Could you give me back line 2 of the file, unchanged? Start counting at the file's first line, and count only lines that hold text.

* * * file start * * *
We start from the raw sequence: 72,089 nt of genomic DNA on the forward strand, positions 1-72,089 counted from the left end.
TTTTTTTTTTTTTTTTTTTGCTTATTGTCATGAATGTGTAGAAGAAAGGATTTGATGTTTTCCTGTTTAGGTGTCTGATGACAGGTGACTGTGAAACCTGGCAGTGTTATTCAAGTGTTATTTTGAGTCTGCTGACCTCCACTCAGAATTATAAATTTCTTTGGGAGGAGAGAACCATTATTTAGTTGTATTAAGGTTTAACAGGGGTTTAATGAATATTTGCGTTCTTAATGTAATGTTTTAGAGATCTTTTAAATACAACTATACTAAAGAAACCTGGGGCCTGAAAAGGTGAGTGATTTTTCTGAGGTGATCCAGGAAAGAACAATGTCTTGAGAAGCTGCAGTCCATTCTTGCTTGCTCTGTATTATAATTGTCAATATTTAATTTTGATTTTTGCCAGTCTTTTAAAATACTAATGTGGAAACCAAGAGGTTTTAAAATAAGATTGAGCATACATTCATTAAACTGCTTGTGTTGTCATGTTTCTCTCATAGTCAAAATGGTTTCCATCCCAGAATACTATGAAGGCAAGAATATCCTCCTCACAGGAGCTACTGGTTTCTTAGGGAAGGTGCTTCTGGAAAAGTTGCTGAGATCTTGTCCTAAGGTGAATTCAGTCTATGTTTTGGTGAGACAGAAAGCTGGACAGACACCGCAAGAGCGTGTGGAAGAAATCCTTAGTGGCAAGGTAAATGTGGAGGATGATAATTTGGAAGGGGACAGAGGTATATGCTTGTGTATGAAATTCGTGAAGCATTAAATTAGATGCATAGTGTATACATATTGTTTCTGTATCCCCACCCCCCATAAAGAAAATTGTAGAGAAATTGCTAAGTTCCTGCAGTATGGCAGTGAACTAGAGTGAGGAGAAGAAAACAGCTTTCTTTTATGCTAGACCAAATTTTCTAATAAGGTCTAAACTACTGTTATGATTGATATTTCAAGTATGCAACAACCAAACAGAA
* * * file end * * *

TTTTTTTTTTTTTTTTTTTGCTTATTGTCATGAATGTGTAGAAGAAAGGATTTGATGTTTTCCTGTTTAGGTGTCTGATGACAGGTGACTGTGAAACCTGGCAGTGTTATTCAAGTGTTATTTTGAGTCTGCTGACCTCCACTCAGAATTATAAATTTCTTTGGGAGGAGAGAACCATTATTTAGTTGTATTAAGGTTTAACAGGGGTTTAATGAATATTTGCGTTCTTAATGTAATGTTTTAGAGATCTTTTAAATACAACTATACTAAAGAAACCTGGGGCCTGAAAAGGTGAGTGATTTTTCTGAGGTGATCCAGGAAAGAACAATGTCTTGAGAAGCTGCAGTCCATTCTTGCTTGCTCTGTATTATAATTGTCAATATTTAATTTTGATTTTTGCCAGTCTTTTAAAATACTAATGTGGAAACCAAGAGGTTTTAAAATAAGATTGAGCATACATTCATTAAACTGCTTGTGTTGTCATGTTTCTCTCATAGTCAAAATGGTTTCCATCCCAGAATACTATGAAGGCAAGAATATCCTCCTCACAGGAGCTACTGGTTTCTTAGGGAAGGTGCTTCTGGAAAAGTTGCTGAGATCTTGTCCTAAGGTGAATTCAGTCTATGTTTTGGTGAGACAGAAAGCTGGACAGACACCGCAAGAGCGTGTGGAAGAAATCCTTAGTGGCAAGGTAAATGTGGAGGATGATAATTTGGAAGGGGACAGAGGTATATGCTTGTGTATGAAATTCGTGAAGCATTAAATTAGATGCATAGTGTATACATATTGTTTCTGTATCCCCACCCCCCATAAAGAAAATTGTAGAGAAATTGCTAAGTTCCTGCAGTATGGCAGTGAACTAGAGTGAGGAGAAGAAAACAGCTTTCTTTTATGCTAGACCAAATTTTCTAATAAGGTCTAAACTACTGTTATGATTGATATTTCAAGTATGCAACAACCAAACAGAA